PORTLAND, Maine — Arsenic levels in bedrock well water have been found at a rate greater than three times the national average along a corridor stretching from eastern Maine to northeastern Massachusetts, according to a U.S. Geological Survey report released Monday.
“In eastern New England, like along coastal Maine, is what we call ‘the Arsenic Belt,’” Sarah Flanagan, one of the report’s authors, told the Bangor Daily News on Tuesday evening. “It’s a poison that takes a long time to show effects. You could drink well water with detectable levels of arsenic for 20 years and maybe not show any signs of it. But if you drink it long enough, bladder cancer and diabetes are among the consequences of low levels of arsenic.”
Additionally, bedrock wells in a significant portion of western Maine produce water with what scientists are describing as an unusually high uranium concentration, the study found.
The report features analysis of water tests from nearly 5,000 bedrock wells across New England, northern New Jersey and southern New York state — more than 4,700 public-supply wells between 1997 and 2007, as well as 117 private residential wells between 1995 and 2007.
Within that sample size, of the approximately 2,000 wells tested for arsenic, 13 percent were found to have more of the naturally occurring poison than the maximum concentration level allowed by federal environmental regulators for municipal drinking water supplies, a threshold of 10 micrograms per liter. The national average testing rate is about 7 percent, Flanagan said.
Of the 492 wells tested along the ‘Arsenic Belt’ — a stretch of what scientists know as calcareous metasedimentary bedrock — the rate found to have more arsenic than the federal cutoff jumped to 23 percent, she said.
“Water designated for public use [by cities and towns] is treated to levels mandated by the [U.S. Environmental Protection Agency],” Flanagan said. “But the private wells are not regulated by either the states or the EPA. We think the people most at risk are the people who rely on bedrock wells and have not, for one reason or another, gotten their water tested.”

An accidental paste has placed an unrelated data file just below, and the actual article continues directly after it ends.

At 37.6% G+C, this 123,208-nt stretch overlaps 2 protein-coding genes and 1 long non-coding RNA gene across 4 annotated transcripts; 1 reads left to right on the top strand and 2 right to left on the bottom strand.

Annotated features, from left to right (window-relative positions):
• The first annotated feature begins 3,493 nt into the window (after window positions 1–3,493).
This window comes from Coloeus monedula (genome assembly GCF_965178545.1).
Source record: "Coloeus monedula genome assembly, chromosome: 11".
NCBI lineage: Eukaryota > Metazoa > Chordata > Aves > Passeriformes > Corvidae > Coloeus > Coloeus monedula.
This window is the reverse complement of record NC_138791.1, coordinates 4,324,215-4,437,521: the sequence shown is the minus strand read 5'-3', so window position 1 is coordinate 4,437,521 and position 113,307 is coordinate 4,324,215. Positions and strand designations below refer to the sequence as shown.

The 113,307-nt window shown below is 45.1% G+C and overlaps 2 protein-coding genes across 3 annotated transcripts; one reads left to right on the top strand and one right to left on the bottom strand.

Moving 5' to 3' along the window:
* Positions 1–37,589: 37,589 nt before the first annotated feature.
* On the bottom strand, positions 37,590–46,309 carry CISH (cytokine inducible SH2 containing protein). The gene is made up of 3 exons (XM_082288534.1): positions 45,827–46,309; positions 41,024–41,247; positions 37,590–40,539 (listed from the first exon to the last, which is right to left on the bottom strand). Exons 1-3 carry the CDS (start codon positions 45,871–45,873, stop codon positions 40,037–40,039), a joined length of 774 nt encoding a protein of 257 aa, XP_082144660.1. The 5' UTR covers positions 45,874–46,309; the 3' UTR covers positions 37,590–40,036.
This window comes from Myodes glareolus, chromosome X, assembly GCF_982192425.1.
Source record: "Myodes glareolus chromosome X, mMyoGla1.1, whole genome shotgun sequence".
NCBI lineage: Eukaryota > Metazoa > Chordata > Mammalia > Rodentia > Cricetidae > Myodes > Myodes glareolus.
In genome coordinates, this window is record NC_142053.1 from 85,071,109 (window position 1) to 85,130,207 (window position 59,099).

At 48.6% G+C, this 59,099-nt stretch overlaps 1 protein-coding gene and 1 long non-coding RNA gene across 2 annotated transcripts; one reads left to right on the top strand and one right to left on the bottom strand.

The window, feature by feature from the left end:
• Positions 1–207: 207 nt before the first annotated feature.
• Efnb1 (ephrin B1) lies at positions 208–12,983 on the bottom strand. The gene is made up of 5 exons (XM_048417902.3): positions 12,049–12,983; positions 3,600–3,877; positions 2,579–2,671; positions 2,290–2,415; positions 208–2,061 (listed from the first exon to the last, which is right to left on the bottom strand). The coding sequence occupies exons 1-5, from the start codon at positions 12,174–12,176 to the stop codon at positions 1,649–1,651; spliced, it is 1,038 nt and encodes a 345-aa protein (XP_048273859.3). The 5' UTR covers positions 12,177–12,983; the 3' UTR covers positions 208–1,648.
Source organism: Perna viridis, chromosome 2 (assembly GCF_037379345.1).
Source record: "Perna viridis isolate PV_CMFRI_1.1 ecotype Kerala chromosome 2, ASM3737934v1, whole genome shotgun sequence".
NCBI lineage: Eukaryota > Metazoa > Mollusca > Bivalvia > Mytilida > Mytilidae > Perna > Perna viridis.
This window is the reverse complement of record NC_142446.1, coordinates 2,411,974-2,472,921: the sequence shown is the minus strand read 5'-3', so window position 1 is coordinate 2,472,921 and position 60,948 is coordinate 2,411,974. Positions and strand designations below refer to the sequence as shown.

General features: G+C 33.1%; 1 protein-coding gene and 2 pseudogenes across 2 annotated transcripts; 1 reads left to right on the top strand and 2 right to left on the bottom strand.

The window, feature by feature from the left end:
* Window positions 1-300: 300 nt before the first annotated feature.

In a splotch of peraluminous granite predominantly in western Maine, the study found nearly 45 percent of the bedrock wells tested had rates of radioactive uranium greater than the 30 micrograms per liter allowed in public drinking supplies. That localized uptick compares with a rate of 14 percent across the rest of the study area.
Flanagan said some of the elements included in the report — such as iron and manganese — are easy for homeowners to detect in their well water because they stain laundry and discolor pipes.
“But with arsenic and uranium, you wouldn’t taste it, you wouldn’t smell it, and you wouldn’t see it,” she said. “The only way you’d know if you have high levels would be if you tested.”
She said state agencies such as the Maine Department of Environmental Protection are well equipped to answer questions about well water tests. Flanagan said water can be treated for nearly all naturally occurring elements and said many of the study’s results simply provided documentation to confirm levels long assumed by researchers because of underlying rock in the region.
“It’s just the way the rocks are — the way they were formed and deposited — there was just more arsenic in some areas,” she said.
Flanagan added that the report included some good news as well: The report found “virtually no pesticides” in the well water tested, meaning the vast majority of Maine’s bedrock wells are not being infiltrated by man-made chemicals.
Interestingly enough, she said, traces of seawater still can be found in some bedrock wells south of Augusta, lingering remnants of when a larger portion of the state was under water more than 12,000 years ago.
“It’s kind of hard to believe that the seashore was up in Augusta at one point,” Flanagan said. “One consequence of that is that old seawater could be found in bedrock wells.”